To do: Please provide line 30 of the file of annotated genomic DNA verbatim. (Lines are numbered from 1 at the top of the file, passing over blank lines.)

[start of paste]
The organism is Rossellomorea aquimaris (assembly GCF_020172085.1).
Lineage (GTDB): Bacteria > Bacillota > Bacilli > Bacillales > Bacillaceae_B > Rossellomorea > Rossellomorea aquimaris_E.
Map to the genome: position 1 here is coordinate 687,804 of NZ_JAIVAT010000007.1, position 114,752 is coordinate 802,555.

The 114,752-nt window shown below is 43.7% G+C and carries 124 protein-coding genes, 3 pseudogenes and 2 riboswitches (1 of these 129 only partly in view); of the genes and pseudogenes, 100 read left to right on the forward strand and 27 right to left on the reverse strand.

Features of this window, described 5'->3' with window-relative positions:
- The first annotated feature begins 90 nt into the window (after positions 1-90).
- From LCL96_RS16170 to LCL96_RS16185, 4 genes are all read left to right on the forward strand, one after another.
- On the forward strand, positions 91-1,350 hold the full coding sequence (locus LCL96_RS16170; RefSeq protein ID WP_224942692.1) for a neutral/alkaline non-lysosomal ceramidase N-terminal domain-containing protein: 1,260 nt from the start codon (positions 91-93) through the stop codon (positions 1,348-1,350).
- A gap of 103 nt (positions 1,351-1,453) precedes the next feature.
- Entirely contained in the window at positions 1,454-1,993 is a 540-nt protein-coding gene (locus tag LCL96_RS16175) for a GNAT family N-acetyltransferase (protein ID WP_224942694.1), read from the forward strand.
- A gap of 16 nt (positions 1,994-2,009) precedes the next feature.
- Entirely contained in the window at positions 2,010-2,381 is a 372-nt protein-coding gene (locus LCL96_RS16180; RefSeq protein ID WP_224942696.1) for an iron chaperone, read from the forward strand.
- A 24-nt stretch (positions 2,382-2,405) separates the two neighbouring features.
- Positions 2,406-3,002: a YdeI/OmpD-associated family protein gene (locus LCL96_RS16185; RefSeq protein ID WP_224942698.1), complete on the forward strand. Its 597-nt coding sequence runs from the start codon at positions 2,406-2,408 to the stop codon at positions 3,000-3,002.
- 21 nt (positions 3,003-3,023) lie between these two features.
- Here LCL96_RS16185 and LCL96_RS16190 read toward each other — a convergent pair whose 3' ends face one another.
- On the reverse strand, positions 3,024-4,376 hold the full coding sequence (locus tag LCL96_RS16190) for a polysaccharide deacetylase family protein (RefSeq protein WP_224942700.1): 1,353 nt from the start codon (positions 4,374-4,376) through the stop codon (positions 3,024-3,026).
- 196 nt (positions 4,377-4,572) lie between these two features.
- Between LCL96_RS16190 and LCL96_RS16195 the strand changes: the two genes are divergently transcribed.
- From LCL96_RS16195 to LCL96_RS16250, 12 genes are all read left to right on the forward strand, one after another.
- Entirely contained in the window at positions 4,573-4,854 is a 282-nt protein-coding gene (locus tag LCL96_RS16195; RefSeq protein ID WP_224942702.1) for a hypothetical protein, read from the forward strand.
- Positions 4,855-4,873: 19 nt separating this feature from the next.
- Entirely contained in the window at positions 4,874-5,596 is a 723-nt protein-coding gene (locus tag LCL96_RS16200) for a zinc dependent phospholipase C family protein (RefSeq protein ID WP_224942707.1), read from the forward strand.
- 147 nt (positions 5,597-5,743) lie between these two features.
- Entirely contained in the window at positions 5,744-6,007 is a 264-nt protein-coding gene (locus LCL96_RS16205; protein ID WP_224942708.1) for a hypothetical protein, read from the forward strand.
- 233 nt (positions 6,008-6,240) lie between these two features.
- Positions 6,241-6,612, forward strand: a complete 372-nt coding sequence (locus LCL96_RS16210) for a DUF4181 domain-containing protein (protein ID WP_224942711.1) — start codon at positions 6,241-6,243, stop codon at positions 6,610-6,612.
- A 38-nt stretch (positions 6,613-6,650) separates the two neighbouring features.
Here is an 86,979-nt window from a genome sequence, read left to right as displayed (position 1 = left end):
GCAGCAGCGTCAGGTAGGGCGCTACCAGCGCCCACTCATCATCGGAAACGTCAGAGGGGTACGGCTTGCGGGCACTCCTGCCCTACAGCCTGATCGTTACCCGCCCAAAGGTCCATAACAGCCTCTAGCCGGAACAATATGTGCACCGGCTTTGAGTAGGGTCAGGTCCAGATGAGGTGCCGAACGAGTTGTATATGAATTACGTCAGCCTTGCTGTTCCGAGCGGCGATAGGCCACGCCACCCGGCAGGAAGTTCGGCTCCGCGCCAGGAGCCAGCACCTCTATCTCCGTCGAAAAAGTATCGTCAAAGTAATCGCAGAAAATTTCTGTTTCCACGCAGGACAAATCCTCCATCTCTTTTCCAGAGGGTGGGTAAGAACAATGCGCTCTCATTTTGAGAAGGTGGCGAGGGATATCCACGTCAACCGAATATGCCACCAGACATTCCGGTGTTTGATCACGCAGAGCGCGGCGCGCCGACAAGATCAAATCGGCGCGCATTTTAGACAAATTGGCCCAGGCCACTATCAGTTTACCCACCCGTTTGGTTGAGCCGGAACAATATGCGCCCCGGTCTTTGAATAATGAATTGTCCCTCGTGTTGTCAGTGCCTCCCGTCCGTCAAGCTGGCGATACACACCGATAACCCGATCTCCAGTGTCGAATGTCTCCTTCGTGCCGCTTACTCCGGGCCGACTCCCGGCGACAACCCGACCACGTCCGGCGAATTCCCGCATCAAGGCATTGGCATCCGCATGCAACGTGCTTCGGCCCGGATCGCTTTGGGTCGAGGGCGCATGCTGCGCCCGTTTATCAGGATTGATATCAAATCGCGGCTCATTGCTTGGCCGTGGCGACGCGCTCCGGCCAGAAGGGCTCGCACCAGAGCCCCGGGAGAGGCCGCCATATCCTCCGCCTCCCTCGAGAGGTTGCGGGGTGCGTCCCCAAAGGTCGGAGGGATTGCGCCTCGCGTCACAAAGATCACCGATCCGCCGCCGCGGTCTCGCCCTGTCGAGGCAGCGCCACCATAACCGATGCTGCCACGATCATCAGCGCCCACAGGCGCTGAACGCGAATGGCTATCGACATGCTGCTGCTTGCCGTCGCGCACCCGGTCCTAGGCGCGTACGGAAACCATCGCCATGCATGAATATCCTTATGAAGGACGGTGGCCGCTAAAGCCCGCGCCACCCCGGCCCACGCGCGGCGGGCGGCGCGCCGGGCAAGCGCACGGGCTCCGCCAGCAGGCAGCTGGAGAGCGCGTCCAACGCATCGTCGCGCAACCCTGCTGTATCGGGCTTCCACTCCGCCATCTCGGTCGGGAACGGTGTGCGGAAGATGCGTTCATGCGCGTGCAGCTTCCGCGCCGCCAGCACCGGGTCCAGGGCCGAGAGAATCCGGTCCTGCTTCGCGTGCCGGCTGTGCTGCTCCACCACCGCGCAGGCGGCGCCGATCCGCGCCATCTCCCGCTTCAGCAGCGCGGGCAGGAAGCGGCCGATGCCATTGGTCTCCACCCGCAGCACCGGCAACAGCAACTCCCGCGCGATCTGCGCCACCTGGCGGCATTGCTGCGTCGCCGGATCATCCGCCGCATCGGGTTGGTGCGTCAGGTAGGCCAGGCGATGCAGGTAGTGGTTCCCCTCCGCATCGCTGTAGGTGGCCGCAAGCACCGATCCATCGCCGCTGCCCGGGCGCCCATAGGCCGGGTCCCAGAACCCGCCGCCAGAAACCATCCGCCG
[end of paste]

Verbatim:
GCAGCAGCGTCAGGTAGGGCGCTACCAGCGCCCACTCATCATCGGAAACGTCAGAGGGGTACGGCTTGCGGGCACTCCTGCCCTACAGCCTGATCGTTACCCGCCCAAAGGTCCATAACAGCCTCTAGCCGGAACAATATGTGCACCGGCTTTGAGTAGGGTCAGGTCCAGATGAGGTGCCGAACGAGTTGTATATGAATTACGTCAGCCTTGCTGTTCCGAGCGGCGATAGGCCACGCCACCCGGCAGGAAGTTCGGCTCCGCGCCAGGAGCCAGCACCTCTATCTCCGTCGAAAAAGTATCGTCAAAGTAATCGCAGAAAATTTCTGTTTCCACGCAGGACAAATCCTCCATCTCTTTTCCAGAGGGTGGGTAAGAACAATGCGCTCTCATTTTGAGAAGGTGGCGAGGGATATCCACGTCAACCGAATATGCCACCAGACATTCCGGTGTTTGATCACGCAGAGCGCGGCGCGCCGACAAGATCAAATCGGCGCGCATTTTAGACAAATTGGCCCAGGCCACTATCAGTTTACCCACCCGTTTGGTTGAGCCGGAACAATATGCGCCCCGGTCTTTGAATAATGAATTGTCCCTCGTGTTGTCAGTGCCTCCCGTCCGTCAAGCTGGCGATACACACCGATAACCCGATCTCCAGTGTCGAATGTCTCCTTCGTGCCGCTTACTCCGGGCCGACTCCCGGCGACAACCCGACCACGTCCGGCGAATTCCCGCATCAAGGCATTGGCATCCGCATGCAACGTGCTTCGGCCCGGATCGCTTTGGGTCGAGGGCGCATGCTGCGCCCGTTTATCAGGATTGATATCAAATCGCGGCTCATTGCTTGGCCGTGGCGACGCGCTCCGGCCAGAAGGGCTCGCACCAGAGCCCCGGGAGAGGCCGCCATATCCTCCGCCTCCCTCGAGAGGTTGCGGGGTGCGTCCCCAAAGGTCGGAGGGATTGCGCCTCGCGTCACAAAGATCACCGATCCGCCGCCGCGGTCTCGCCCTGTCGAGGCAGCGCCACCATAACCGATGCTGCCACGATCATCAGCGCCCACAGGCGCTGAACGCGAATGGCTATCGACATGCTGCTGCTTGCCGTCGCGCACCCGGTCCTAGGCGCGTACGGAAACCATCGCCATGCATGAATATCCTTATGAAGGACGGTGGCCGCTAAAGCCCGCGCCACCCCGGCCCACGCGCGGCGGGCGGCGCGCCGGGCAAGCGCACGGGCTCCGCCAGCAGGCAGCTGGAGAGCGCGTCCAACGCATCGTCGCGCAACCCTGCTGTATCGGGCTTCCACTCCGCCATCTCGGTCGGGAACGGTGTGCGGAAGATGCGTTCATGCGCGTGCAGCTTCCGCGCCGCCAGCACCGGGTCCAGGGCCGAGAGAATCCGGTCCTGCTTCGCGTGCCGGCTGTGCTGCTCCACCACCGCGCAGGCGGCGCCGATCCGCGCCATCTCCCGCTTCAGCAGCGCGGGCAGGAAGCGGCCGATGCCATTGGTCTCCACCCGCAGCACCGGCAACAGCAACTCCCGCGCGATCTGCGCCACCTGGCGGCATTGCTGCGTCGCCGGATCATCCGCCGCATCGGGTTGGTGCGTCAGGTAGGCCAGGCGATGCAGGTAGTGGTTCCCCTCCGCATCGCTGTAGGTGGCCGCAAGCACCGATCCATCGCCGCTGCCCGGGCGCCCATAGGCCGGGTCCCAGAACCCGCCGCCAGAAACCATCCGCCG